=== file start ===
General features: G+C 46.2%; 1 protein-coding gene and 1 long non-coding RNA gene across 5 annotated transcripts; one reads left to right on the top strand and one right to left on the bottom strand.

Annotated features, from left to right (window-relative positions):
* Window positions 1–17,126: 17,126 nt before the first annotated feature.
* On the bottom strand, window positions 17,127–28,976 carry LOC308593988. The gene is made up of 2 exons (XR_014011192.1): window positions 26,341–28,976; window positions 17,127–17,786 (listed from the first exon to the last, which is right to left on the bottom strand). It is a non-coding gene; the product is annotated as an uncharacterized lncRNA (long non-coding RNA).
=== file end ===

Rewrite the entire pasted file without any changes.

General features: G+C 46.2%; 1 protein-coding gene and 1 long non-coding RNA gene across 5 annotated transcripts; one reads left to right on the top strand and one right to left on the bottom strand.

Annotated features, from left to right (window-relative positions):
* Window positions 1–17,126: 17,126 nt before the first annotated feature.
* On the bottom strand, window positions 17,127–28,976 carry LOC308593988. The gene is made up of 2 exons (XR_014011192.1): window positions 26,341–28,976; window positions 17,127–17,786 (listed from the first exon to the last, which is right to left on the bottom strand). It is a non-coding gene; the product is annotated as an uncharacterized lncRNA (long non-coding RNA).